Looking East: Chinese Leadership Transition Part 2

Here’s a List of Chinese Names You Might Want to Remember

PART II – Model Cadres

 

This piece continues ( from Part I) an overview of the potential new leaders of China with the biographical profiles of five other likely candidates to the Chinese Communist Party’s highest sanctum of power – the Politburo Standing Committee (PBSC). As you will see, the most likely three candidates among the five are all considered to be something of a “model cadre” in their respective lines of work (Zhang Dejiang in running provinces and crisis management, Liu Yunshan in the propaganda system, and Zhang Gaoli in managing economic development in key sites for economic experimentation).  Their more likely candidacy over the more charismatic figure of Guangdong Party Secretary Wang Yang (and the now disgraced Bo Xilai) highlight the party’s obsession with stability and group discipline.

 

The promotion of Zhang Dejiang and Zhang Gaoli into the PBSC, combined with Li Keqiang’s expected ascension to Premier and Wang Qishan’s likely ascension to a high political position on the PBSC not associated with his forte of financial sector governance and reform, would be revealing of the Party leadership’s attitude towards further reforms.  Li Keqiang’s expected takeover of economic policy making in China as the Premier of the State Council will make the government’s top priority forming much needed social safety nets and promoting more equitable growth over the next 5-10 years.  Li’s position will be cemented by Wang Qishan’s political promotion, and simultaneous removal from day-to-day running of the country’s financial and trade sectors on the State Council, leaving the portfolio for a lesser political figure who is less likely to challenge Li’s leadership position.  With Zhang Gaoli’s potential promotion into the State Council as its first vice premier overseeing overall economic development and restructuring (see below), Li’s government will proceed with the “comprehensive reforms” of the Chinese economy as envisioned by the 12th Five Year Plan and tested in “pilot cities” like Zhang Gaoli’s Tianjin (see below).   This lineup of China’s economic leadership would be an indication that, while the Party is serious about furthering the reform process, reforms will largely proceed under the framework already setup by Hu Jintao and Wen Jiabao with no drastic changes occurring in the near future (first 3-5 years).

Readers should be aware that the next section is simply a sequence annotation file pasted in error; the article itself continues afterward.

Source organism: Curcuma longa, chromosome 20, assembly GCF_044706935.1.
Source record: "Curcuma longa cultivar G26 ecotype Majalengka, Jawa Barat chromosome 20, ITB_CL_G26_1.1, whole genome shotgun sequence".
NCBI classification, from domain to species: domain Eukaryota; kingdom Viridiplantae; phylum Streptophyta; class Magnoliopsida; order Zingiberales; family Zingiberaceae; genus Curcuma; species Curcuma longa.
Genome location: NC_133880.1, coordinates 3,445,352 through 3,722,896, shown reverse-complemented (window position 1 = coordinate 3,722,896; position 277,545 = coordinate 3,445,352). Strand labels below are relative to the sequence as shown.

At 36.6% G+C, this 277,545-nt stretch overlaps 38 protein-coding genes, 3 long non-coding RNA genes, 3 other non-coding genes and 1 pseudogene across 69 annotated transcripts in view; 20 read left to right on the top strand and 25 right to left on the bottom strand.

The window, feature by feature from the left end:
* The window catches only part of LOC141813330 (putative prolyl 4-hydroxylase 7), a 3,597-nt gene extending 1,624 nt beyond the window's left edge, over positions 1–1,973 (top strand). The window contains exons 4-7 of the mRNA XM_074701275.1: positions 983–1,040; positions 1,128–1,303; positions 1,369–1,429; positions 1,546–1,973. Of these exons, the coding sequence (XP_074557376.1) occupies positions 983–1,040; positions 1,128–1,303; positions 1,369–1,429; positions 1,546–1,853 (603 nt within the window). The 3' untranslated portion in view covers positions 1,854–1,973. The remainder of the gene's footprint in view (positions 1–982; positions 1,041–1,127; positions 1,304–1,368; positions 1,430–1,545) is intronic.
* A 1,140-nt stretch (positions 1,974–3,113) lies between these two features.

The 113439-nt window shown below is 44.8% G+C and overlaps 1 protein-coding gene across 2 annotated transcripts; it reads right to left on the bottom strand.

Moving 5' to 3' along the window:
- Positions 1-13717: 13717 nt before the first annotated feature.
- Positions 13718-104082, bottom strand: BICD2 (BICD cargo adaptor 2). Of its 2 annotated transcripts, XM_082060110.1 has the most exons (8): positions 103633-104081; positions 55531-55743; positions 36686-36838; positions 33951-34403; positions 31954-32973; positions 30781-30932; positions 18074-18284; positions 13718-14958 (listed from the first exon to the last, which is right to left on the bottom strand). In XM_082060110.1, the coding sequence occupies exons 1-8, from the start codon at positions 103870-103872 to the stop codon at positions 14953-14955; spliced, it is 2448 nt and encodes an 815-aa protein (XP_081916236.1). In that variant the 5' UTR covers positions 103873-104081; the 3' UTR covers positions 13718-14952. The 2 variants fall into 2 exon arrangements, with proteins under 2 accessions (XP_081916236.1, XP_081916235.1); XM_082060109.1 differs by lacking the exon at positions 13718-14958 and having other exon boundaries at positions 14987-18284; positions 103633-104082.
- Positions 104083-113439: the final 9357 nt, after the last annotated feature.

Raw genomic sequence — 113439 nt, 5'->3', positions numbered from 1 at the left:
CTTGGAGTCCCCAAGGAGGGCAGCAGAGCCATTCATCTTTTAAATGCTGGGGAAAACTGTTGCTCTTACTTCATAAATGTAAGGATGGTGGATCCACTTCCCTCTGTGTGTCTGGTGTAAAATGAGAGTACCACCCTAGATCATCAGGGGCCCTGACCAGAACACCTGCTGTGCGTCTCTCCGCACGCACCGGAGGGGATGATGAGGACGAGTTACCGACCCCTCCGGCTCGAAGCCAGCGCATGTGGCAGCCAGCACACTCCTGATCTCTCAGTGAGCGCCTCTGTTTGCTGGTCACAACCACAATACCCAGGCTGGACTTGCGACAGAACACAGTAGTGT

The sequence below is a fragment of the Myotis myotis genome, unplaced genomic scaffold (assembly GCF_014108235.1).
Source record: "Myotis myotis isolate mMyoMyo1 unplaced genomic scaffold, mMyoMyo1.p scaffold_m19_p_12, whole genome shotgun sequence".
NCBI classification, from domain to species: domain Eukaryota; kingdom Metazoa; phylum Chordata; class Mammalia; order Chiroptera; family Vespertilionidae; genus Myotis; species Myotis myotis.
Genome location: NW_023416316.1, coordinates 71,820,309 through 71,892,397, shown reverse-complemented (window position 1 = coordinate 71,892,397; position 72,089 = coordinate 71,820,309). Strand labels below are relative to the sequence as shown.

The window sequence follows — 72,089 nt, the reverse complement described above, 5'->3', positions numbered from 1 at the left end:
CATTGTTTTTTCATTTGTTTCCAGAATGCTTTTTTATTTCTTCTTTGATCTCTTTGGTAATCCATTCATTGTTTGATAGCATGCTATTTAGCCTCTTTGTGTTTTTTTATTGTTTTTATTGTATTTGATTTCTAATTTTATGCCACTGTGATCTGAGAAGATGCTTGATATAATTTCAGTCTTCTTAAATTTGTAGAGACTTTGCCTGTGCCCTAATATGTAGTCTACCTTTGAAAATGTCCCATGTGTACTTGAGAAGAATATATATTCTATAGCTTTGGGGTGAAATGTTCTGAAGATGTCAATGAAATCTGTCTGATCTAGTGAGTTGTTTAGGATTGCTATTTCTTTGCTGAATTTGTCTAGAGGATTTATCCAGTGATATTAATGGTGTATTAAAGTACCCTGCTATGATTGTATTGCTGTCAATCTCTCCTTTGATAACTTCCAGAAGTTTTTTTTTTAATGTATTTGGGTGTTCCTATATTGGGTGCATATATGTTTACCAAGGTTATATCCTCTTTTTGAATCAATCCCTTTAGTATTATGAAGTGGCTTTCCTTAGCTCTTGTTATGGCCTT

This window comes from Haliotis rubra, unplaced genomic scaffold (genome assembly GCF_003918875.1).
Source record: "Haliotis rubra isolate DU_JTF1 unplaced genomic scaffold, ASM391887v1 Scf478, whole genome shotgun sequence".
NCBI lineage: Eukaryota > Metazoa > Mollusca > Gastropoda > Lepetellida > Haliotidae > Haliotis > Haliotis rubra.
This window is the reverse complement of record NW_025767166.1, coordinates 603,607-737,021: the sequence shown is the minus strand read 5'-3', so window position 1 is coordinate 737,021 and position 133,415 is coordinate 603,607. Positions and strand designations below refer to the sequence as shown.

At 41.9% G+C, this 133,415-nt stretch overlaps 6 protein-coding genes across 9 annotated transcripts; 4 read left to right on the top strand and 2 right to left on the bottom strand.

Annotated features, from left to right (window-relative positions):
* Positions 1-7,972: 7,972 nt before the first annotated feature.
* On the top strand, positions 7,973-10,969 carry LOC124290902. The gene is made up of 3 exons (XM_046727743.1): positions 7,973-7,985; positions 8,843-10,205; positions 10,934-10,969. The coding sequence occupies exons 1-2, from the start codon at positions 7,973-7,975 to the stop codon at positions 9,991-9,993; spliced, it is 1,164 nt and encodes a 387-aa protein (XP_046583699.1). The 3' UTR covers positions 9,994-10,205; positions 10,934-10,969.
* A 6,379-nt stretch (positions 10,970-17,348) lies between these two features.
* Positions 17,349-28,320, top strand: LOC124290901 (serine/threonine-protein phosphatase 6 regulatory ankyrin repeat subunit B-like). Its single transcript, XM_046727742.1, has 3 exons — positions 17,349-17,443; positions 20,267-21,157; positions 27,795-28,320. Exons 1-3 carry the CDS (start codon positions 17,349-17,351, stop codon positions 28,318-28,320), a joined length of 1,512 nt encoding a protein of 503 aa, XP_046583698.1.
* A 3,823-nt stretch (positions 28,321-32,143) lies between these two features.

On the Party/political front, given their backgrounds, propaganda director Liu Yunshan and Vice Premier Zhang Dejiang will likely join organizational czar Li Yuanchao in assisting General Secretary Xi Jinping in running the Party’s day-to-day operations, propaganda machine, and discipline inspection.  Speculations about Zhang’s possible position of appointment inside the party apparatus come from his extensive experience in governing key provinces (see below).  This staffing of the country’s new political leadership with experienced apparatchiks could potentially help Xi Jinping streamline party governance and initiate a much needed cleanup.  At the same time, as both Li Yuanchao and Liu Yunshan are considered close affiliates of current General Secretary Hu Jintao, the lineup also reflects a balance of power between key party factions.

 

For the latest speculation on candidates’ chances, check out Reuter’s “Exclusive: China power brokers agree on preferred leadership – sources

The article’s analysis matched predictions made by Duowei News (who also have “sources” in high up places) a few months in advance.

 

 

Zhang Dejiang (张德江): The Mess Cleaner

Born: 1946